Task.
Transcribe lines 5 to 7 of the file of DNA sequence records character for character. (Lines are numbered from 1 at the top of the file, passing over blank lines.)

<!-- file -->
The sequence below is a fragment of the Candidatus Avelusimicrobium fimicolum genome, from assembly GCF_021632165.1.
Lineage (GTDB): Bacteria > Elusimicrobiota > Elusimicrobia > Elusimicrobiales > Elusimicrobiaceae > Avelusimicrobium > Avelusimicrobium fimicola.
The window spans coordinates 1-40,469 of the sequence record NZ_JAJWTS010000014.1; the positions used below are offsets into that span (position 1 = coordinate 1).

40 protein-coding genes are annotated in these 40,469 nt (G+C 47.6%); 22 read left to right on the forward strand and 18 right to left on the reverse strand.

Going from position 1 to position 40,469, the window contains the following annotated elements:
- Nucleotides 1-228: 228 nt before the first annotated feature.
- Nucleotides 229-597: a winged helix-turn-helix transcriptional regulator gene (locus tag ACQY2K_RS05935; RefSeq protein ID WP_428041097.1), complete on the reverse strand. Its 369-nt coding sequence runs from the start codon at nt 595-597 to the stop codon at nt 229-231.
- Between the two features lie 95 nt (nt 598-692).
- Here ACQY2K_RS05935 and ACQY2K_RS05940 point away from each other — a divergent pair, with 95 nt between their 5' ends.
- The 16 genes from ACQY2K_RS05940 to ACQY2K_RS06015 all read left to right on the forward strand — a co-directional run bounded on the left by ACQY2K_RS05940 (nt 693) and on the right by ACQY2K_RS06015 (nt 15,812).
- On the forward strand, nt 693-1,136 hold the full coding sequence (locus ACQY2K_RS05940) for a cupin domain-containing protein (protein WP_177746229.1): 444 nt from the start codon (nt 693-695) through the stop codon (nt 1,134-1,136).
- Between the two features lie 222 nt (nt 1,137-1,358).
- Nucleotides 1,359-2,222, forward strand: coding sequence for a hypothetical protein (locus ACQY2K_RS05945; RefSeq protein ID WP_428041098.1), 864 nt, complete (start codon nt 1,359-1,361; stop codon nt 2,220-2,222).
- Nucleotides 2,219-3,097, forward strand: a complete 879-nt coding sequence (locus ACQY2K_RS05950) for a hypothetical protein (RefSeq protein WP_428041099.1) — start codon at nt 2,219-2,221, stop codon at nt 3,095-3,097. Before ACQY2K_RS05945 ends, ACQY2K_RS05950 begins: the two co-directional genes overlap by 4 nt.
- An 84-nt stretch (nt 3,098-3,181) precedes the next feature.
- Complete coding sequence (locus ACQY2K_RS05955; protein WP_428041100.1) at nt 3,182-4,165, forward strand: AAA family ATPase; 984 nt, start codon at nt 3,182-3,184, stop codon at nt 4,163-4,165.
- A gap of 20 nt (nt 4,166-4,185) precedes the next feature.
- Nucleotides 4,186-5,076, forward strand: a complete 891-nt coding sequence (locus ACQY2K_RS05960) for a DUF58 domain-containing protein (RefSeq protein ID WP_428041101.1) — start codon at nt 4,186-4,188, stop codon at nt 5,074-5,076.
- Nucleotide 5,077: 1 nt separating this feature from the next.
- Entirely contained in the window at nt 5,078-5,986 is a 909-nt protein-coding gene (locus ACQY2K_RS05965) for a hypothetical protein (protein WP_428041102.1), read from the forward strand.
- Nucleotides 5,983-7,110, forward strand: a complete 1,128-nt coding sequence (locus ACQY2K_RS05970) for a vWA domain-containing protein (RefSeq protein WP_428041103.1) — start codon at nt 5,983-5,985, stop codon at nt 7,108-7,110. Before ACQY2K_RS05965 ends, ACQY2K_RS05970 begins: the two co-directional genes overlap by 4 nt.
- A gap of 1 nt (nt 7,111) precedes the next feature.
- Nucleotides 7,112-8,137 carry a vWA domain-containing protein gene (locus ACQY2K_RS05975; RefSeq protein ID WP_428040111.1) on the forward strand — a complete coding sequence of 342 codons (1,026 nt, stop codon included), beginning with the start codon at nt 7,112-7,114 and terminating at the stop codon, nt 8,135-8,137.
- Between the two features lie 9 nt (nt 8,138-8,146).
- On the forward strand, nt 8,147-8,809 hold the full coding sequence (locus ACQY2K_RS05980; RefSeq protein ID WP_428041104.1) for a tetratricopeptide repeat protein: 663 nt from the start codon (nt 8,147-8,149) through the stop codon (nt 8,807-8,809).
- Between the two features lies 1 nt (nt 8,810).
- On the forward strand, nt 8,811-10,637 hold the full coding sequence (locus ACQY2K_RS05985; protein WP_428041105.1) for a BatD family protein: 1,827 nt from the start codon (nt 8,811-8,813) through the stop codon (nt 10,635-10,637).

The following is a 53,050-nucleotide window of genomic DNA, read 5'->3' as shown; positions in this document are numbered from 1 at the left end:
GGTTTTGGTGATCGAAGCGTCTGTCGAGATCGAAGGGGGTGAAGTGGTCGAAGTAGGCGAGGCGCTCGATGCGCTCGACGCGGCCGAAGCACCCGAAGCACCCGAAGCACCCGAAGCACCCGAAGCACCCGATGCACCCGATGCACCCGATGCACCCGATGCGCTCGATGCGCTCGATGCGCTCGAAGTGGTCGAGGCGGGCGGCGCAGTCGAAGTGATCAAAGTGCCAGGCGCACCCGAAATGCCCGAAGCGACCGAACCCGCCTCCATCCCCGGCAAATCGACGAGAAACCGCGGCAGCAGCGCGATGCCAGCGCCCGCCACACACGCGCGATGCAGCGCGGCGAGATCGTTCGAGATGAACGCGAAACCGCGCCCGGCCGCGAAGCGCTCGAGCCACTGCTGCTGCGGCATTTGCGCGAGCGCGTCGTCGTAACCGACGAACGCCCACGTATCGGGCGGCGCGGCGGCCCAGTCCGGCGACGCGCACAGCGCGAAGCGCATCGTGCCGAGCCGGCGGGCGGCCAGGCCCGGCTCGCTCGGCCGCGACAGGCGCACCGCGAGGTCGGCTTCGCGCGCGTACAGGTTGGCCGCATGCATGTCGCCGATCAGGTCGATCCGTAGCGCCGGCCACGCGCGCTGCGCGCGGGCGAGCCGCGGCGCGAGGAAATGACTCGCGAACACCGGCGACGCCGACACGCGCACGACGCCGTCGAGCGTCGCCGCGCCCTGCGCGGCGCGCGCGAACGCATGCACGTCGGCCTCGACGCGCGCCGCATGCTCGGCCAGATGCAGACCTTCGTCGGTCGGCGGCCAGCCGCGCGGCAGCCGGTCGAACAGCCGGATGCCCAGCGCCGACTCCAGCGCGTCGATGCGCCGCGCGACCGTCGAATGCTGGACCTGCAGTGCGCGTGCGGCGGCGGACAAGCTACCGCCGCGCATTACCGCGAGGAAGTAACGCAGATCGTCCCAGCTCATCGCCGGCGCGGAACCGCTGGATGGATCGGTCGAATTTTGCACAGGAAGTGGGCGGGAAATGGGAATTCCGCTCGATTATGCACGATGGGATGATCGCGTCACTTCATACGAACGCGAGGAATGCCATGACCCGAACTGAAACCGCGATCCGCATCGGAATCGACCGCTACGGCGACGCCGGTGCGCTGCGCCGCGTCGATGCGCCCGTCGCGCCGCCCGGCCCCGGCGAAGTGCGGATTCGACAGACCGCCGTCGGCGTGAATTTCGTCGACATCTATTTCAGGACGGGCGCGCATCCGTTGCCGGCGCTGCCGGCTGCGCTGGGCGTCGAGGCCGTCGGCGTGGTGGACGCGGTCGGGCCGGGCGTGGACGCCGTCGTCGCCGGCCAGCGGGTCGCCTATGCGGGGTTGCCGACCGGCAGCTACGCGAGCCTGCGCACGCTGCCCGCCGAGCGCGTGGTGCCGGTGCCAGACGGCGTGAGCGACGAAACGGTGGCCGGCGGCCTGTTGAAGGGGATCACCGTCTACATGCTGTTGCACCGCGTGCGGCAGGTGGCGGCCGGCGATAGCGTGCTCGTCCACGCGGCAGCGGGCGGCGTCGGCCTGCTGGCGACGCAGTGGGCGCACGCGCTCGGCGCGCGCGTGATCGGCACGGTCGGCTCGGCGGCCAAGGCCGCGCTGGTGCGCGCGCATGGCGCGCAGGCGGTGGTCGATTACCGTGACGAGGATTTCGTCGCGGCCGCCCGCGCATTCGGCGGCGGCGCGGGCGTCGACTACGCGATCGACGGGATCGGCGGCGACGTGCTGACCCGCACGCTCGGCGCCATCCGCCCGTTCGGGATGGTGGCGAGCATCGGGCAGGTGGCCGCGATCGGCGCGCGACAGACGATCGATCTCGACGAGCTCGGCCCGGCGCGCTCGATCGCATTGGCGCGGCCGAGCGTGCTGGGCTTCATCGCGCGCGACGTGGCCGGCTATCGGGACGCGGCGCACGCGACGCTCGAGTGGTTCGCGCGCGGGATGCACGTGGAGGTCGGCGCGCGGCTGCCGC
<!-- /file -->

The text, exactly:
Going from position 1 to position 40,469, the window contains the following annotated elements:
- Nucleotides 1-228: 228 nt before the first annotated feature.
- Nucleotides 229-597: a winged helix-turn-helix transcriptional regulator gene (locus tag ACQY2K_RS05935; RefSeq protein ID WP_428041097.1), complete on the reverse strand. Its 369-nt coding sequence runs from the start codon at nt 595-597 to the stop codon at nt 229-231.